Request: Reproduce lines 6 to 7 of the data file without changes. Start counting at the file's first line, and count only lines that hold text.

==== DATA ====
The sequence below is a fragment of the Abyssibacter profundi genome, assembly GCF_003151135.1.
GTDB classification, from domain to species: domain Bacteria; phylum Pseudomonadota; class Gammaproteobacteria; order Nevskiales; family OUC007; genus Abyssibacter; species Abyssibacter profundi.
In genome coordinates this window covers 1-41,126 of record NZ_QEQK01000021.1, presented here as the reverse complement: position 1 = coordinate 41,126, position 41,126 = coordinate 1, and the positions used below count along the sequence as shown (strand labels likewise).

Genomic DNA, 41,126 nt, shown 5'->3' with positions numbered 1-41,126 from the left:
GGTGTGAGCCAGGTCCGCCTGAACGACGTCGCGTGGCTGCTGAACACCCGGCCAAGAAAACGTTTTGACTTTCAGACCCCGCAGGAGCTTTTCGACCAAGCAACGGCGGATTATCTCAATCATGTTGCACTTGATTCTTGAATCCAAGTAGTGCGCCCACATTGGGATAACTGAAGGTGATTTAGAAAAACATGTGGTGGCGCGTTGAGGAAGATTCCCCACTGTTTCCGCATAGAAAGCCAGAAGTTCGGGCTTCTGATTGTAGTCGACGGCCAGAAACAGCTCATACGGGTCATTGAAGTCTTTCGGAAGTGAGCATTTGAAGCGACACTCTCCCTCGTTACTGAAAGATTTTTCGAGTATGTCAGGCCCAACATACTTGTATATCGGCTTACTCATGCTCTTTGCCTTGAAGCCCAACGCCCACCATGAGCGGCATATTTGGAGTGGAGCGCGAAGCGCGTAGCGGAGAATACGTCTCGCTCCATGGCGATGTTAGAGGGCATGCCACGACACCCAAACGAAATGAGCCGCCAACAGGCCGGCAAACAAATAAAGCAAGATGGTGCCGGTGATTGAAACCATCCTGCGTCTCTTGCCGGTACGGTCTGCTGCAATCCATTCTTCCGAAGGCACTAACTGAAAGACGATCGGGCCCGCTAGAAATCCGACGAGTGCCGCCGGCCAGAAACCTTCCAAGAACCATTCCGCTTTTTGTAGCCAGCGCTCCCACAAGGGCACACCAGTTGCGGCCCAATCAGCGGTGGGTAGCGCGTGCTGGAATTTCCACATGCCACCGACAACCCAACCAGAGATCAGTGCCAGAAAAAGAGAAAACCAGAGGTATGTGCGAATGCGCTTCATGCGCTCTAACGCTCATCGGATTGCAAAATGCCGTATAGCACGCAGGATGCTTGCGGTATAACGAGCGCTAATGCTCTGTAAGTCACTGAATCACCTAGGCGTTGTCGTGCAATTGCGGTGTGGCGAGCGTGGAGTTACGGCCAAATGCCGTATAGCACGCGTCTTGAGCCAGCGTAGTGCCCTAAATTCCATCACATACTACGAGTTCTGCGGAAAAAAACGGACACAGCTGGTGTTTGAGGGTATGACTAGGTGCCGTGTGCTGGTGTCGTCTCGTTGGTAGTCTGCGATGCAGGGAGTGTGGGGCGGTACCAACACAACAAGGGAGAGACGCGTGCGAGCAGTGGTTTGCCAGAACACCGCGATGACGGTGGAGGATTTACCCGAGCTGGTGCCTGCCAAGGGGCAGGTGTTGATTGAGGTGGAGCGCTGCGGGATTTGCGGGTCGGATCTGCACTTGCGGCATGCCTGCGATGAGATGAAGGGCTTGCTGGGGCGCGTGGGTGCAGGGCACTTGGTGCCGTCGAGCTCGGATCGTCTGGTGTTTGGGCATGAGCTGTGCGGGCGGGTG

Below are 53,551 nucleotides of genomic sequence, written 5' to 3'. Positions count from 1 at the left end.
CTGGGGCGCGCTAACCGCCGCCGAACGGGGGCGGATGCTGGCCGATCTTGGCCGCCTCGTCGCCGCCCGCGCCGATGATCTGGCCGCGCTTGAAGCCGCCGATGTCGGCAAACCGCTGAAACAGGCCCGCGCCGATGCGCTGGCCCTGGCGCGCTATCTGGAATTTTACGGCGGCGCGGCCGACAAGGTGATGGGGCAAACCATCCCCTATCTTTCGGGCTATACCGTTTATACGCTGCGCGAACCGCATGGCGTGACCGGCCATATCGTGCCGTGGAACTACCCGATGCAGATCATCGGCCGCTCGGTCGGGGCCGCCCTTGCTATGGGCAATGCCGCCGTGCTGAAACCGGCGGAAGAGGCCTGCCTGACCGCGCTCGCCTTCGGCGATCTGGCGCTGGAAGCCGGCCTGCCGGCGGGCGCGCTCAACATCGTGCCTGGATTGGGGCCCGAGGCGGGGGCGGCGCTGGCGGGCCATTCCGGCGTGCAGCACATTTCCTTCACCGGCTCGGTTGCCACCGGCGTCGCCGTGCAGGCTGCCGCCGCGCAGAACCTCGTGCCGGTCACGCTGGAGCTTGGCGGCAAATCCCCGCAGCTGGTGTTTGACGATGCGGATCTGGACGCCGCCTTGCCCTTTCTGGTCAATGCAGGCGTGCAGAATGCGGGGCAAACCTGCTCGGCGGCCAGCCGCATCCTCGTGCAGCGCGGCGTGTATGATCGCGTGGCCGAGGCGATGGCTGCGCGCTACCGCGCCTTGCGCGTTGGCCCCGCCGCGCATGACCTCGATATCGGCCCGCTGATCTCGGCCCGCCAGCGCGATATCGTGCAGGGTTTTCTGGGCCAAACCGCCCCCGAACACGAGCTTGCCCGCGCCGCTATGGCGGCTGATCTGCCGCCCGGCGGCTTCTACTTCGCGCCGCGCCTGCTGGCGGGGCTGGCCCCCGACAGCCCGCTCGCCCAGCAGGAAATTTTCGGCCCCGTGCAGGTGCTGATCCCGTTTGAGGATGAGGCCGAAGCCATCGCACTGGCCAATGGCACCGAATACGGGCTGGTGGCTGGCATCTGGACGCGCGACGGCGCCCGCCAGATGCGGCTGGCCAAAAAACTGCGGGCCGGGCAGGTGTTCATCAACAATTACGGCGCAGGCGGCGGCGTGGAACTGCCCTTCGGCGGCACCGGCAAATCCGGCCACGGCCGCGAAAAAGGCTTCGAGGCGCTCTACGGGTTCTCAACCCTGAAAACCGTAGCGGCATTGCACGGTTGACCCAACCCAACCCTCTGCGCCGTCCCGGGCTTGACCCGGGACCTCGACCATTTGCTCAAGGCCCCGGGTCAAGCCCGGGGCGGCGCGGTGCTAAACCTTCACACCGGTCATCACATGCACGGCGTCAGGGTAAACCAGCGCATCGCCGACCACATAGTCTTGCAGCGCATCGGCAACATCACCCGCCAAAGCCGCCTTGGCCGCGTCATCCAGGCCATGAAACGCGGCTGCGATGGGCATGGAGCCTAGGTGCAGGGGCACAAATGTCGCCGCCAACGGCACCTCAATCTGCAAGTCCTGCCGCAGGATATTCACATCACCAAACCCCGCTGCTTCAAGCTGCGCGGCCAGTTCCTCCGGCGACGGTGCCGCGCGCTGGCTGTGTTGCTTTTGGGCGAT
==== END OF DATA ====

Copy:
Below are 53,551 nucleotides of genomic sequence, written 5' to 3'. Positions count from 1 at the left end.
CTGGGGCGCGCTAACCGCCGCCGAACGGGGGCGGATGCTGGCCGATCTTGGCCGCCTCGTCGCCGCCCGCGCCGATGATCTGGCCGCGCTTGAAGCCGCCGATGTCGGCAAACCGCTGAAACAGGCCCGCGCCGATGCGCTGGCCCTGGCGCGCTATCTGGAATTTTACGGCGGCGCGGCCGACAAGGTGATGGGGCAAACCATCCCCTATCTTTCGGGCTATACCGTTTATACGCTGCGCGAACCGCATGGCGTGACCGGCCATATCGTGCCGTGGAACTACCCGATGCAGATCATCGGCCGCTCGGTCGGGGCCGCCCTTGCTATGGGCAATGCCGCCGTGCTGAAACCGGCGGAAGAGGCCTGCCTGACCGCGCTCGCCTTCGGCGATCTGGCGCTGGAAGCCGGCCTGCCGGCGGGCGCGCTCAACATCGTGCCTGGATTGGGGCCCGAGGCGGGGGCGGCGCTGGCGGGCCATTCCGGCGTGCAGCACATTTCCTTCACCGGCTCGGTTGCCACCGGCGTCGCCGTGCAGGCTGCCGCCGCGCAGAACCTCGTGCCGGTCACGCTGGAGCTTGGCGGCAAATCCCCGCAGCTGGTGTTTGACGATGCGGATCTGGACGCCGCCTTGCCCTTTCTGGTCAATGCAGGCGTGCAGAATGCGGGGCAAACCTGCTCGGCGGCCAGCCGCATCCTCGTGCAGCGCGGCGTGTATGATCGCGTGGCCGAGGCGATGGCTGCGCGCTACCGCGCCTTGCGCGTTGGCCCCGCCGCGCATGACCTCGATATCGGCCCGCTGATCTCGGCCCGCCAGCGCGATATCGTGCAGGGTTTTCTGGGCCAAACCGCCCCCGAACACGAGCTTGCCCGCGCCGCTATGGCGGCTGATCTGCCGCCCGGCGGCTTCTACTTCGCGCCGCGCCTGCTGGCGGGGCTGGCCCCCGACAGCCCGCTCGCCCAGCAGGAAATTTTCGGCCCCGTGCAGGTGCTGATCCCGTTTGAGGATGAGGCCGAAGCCATCGCACTGGCCAATGGCACCGAATACGGGCTGGTGGCTGGCATCTGGACGCGCGACGGCGCCCGCCAGATGCGGCTGGCCAAAAAACTGCGGGCCGGGCAGGTGTTCATCAACAATTACGGCGCAGGCGGCGGCGTGGAACTGCCCTTCGGCGGCACCGGCAAATCCGGCCACGGCCGCGAAAAAGGCTTCGAGGCGCTCTACGGGTTCTCAACCCTGAAAACCGTAGCGGCATTGCACGGTTGACCCAACCCAACCCTCTGCGCCGTCCCGGGCTTGACCCGGGACCTCGACCATTTGCTCAAGGCCCCGGGTCAAGCCCGGGGCGGCGCGGTGCTAAACCTTCACACCGGTCATCACATGCACGGCGTCAGGGTAAACCAGCGCATCGCCGACCACATAGTCTTGCAGCGCATCGGCAACATCACCCGCCAAAGCCGCCTTGGCCGCGTCATCCAGGCCATGAAACGCGGCTGCGATGGGCATGGAGCCTAGGTGCAGGGGCACAAATGTCGCCGCCAACGGCACCTCAATCTGCAAGTCCTGCCGCAGGATATTCACATCACCAAACCCCGCTGCTTCAAGCTGCGCGGCCAGTTCCTCCGGCGACGGTGCCGCGCGCTGGCTGTGTTGCTTTTGGGCGAT